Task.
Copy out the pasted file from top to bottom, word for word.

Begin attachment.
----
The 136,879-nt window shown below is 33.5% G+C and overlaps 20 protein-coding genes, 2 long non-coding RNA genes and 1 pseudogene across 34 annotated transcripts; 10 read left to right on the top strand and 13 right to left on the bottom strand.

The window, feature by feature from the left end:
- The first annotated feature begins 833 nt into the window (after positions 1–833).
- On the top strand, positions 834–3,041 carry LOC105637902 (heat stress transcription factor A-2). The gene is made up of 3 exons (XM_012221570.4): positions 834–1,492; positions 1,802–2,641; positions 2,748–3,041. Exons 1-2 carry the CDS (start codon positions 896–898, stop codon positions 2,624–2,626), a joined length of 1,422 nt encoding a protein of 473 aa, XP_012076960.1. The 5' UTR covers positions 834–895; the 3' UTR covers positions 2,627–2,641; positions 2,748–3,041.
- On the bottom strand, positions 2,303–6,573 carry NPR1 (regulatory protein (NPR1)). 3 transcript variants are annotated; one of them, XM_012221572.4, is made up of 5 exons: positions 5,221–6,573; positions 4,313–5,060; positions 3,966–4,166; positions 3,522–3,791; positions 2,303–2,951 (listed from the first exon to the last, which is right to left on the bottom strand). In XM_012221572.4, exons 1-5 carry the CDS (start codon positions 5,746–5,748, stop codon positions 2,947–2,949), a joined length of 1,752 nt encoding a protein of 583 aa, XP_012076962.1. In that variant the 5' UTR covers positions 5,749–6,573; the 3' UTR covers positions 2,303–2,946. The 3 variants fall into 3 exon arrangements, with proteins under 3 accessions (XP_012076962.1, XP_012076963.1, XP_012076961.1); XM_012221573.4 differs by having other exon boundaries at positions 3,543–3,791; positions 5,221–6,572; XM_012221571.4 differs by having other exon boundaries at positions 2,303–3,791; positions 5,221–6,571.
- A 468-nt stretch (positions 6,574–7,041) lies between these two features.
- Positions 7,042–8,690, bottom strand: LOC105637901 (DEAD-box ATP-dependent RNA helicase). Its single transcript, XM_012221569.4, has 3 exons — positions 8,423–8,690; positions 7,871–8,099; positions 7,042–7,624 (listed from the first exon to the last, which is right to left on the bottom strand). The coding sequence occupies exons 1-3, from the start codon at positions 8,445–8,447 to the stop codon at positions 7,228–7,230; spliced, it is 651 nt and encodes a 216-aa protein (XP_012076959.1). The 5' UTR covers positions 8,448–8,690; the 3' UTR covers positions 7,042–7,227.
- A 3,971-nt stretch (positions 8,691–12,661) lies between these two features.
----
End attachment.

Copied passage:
The 136,879-nt window shown below is 33.5% G+C and overlaps 20 protein-coding genes, 2 long non-coding RNA genes and 1 pseudogene across 34 annotated transcripts; 10 read left to right on the top strand and 13 right to left on the bottom strand.

The window, feature by feature from the left end:
- The first annotated feature begins 833 nt into the window (after positions 1–833).
- On the top strand, positions 834–3,041 carry LOC105637902 (heat stress transcription factor A-2). The gene is made up of 3 exons (XM_012221570.4): positions 834–1,492; positions 1,802–2,641; positions 2,748–3,041. Exons 1-2 carry the CDS (start codon positions 896–898, stop codon positions 2,624–2,626), a joined length of 1,422 nt encoding a protein of 473 aa, XP_012076960.1. The 5' UTR covers positions 834–895; the 3' UTR covers positions 2,627–2,641; positions 2,748–3,041.
- On the bottom strand, positions 2,303–6,573 carry NPR1 (regulatory protein (NPR1)). 3 transcript variants are annotated; one of them, XM_012221572.4, is made up of 5 exons: positions 5,221–6,573; positions 4,313–5,060; positions 3,966–4,166; positions 3,522–3,791; positions 2,303–2,951 (listed from the first exon to the last, which is right to left on the bottom strand). In XM_012221572.4, exons 1-5 carry the CDS (start codon positions 5,746–5,748, stop codon positions 2,947–2,949), a joined length of 1,752 nt encoding a protein of 583 aa, XP_012076962.1. In that variant the 5' UTR covers positions 5,749–6,573; the 3' UTR covers positions 2,303–2,946. The 3 variants fall into 3 exon arrangements, with proteins under 3 accessions (XP_012076962.1, XP_012076963.1, XP_012076961.1); XM_012221573.4 differs by having other exon boundaries at positions 3,543–3,791; positions 5,221–6,572; XM_012221571.4 differs by having other exon boundaries at positions 2,303–3,791; positions 5,221–6,571.
- A 468-nt stretch (positions 6,574–7,041) lies between these two features.
- Positions 7,042–8,690, bottom strand: LOC105637901 (DEAD-box ATP-dependent RNA helicase). Its single transcript, XM_012221569.4, has 3 exons — positions 8,423–8,690; positions 7,871–8,099; positions 7,042–7,624 (listed from the first exon to the last, which is right to left on the bottom strand). The coding sequence occupies exons 1-3, from the start codon at positions 8,445–8,447 to the stop codon at positions 7,228–7,230; spliced, it is 651 nt and encodes a 216-aa protein (XP_012076959.1). The 5' UTR covers positions 8,448–8,690; the 3' UTR covers positions 7,042–7,227.
- A 3,971-nt stretch (positions 8,691–12,661) lies between these two features.